Song of the Nightingale 🐦

In an anthropogenic worldview, nature will often take on an otherwordly or fantastical quality. When humanity is no longer considered a part within nature, nature becomes a detachment that inspires and mystifies. As mentioned by David Rothenberg in the third chapter of his book Nightingales in Berlin: Searching for the Perfect Sound, perhaps this is why the nightingale and other singing birds have entranced humans over the centuries. It has no external musical instruments, nor any methods of recording its songs. And yet these birds have a wondrous gift of melody, capable of constructing unique and complex songs singlehandedly. They contribute to the overall complexity of nature by proving that the production music is not restricted to humans, and that such complex processes as melody can be reproduced without sapient thought.

But even if we consider the alternative worldview, that places humanity inside of the larger concept of nature, the nightingale and its music still holds true as a beautiful thing. Making humanity of subservient importance to nature actually makes more sense in the context of music-making. It would explain how both birds and humans can create and share music. Humanity’s obession over the nightingale’s music and replicating it to some capacity would also make sense here. Seeing the two species as equals and mutual benefactors allows for unique discussion on the transfer of ideas. Music could be considered an example of ideas that can transcend a single species of animal, as humans seek to copy the singing birds, and vice versa.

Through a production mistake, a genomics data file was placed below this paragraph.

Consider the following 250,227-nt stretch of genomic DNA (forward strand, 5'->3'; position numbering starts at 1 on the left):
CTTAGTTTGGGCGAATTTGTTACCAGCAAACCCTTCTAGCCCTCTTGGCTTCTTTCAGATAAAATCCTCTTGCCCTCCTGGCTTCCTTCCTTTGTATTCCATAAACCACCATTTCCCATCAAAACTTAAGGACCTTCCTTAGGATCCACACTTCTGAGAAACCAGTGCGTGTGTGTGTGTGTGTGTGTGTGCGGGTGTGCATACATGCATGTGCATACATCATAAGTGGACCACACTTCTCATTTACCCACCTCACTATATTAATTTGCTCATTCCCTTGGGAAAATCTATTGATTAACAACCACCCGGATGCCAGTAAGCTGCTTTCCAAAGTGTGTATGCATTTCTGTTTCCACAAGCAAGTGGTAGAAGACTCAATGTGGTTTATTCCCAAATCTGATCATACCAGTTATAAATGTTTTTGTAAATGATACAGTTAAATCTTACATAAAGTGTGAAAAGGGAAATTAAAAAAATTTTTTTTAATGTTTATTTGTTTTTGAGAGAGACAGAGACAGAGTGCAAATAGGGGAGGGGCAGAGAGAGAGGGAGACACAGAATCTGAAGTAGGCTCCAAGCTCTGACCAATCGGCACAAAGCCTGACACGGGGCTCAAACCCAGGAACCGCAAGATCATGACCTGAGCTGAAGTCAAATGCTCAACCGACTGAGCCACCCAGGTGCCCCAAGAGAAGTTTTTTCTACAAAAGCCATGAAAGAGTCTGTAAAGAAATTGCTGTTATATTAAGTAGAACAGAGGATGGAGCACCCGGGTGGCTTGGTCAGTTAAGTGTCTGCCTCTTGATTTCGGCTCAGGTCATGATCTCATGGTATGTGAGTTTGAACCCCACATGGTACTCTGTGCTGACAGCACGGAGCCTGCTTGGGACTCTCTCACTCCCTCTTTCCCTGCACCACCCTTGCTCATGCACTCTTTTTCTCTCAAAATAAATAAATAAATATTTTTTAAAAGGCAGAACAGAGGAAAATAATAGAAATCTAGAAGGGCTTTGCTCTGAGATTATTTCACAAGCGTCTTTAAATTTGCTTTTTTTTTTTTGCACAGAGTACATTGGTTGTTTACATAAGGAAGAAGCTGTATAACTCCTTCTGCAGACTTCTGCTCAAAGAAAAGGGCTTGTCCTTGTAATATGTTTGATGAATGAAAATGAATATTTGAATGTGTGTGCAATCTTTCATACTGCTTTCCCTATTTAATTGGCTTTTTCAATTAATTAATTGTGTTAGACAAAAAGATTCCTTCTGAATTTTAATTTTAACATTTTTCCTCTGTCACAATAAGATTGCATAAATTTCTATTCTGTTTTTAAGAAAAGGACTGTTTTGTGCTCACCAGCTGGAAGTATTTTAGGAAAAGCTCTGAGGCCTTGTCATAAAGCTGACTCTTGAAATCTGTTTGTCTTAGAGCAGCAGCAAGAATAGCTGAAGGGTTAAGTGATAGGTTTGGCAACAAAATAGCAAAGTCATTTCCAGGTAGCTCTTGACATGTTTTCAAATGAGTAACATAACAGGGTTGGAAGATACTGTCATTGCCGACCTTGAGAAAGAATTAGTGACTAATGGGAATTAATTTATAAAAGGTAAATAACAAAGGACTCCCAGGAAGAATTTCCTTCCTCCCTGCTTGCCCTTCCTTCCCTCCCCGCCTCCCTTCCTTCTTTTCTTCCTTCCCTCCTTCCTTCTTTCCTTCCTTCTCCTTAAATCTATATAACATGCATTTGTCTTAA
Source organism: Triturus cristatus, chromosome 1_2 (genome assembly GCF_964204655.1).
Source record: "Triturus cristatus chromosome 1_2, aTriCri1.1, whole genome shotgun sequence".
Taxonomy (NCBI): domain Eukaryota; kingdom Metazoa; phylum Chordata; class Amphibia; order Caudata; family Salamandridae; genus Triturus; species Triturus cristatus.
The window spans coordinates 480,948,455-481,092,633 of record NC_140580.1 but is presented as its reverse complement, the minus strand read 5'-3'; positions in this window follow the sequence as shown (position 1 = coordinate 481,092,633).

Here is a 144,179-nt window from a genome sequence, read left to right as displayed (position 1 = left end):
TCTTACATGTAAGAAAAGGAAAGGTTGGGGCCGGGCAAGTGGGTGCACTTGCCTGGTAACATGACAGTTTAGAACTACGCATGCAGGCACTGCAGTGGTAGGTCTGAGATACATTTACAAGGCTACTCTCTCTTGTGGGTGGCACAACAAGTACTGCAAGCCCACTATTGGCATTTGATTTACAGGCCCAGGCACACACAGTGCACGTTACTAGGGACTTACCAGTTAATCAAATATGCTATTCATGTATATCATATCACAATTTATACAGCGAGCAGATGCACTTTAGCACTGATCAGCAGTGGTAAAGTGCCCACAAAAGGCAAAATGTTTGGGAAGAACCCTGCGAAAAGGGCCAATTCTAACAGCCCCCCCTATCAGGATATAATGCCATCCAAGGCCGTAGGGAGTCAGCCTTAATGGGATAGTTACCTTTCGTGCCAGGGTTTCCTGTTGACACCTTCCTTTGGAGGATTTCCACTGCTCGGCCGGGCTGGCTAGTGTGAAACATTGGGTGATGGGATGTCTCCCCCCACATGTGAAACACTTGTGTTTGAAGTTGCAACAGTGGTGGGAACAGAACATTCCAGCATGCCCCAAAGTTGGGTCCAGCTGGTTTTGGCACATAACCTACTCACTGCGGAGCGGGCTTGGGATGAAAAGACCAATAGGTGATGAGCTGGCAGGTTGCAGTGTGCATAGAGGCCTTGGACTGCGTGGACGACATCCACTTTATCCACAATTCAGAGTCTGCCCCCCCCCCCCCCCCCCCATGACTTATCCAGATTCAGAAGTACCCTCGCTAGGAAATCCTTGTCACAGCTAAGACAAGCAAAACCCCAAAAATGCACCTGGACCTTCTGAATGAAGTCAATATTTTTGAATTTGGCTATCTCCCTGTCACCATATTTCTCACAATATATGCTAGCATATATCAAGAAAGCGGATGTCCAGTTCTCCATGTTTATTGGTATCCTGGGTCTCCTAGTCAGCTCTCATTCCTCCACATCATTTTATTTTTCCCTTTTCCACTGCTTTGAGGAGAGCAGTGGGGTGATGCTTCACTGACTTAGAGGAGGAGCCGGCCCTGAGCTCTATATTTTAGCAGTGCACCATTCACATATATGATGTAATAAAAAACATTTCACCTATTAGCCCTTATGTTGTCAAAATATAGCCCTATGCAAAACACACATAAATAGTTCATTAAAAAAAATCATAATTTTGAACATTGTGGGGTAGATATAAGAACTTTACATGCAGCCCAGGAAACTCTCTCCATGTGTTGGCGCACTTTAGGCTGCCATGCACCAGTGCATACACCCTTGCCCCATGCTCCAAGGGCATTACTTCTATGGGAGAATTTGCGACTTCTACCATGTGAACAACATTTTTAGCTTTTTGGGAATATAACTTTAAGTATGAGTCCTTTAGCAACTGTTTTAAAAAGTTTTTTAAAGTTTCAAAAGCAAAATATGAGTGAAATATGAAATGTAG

Either way, it is important to realize that humans have uniquely altered the landscape, and the resulting loss in biodiversity and underappreciation for nature’s wonder has led to the nightingale and its kind to dwindle. They are less noticeable in the dense urban soundscape of cars and industry, and they are less present in the minds of men and women who have less time to think about nature. They were once important enough to be referenced by name in Shakespearean poetry and Romantic literature, but now it feels like as a society we worry more about anthropogenic problems. The road to repariring our relationship with nature is long and arduous, but by listening to the birds sing and understanding the significance of their music, perhaps there will be more incentive to starting the long journey.

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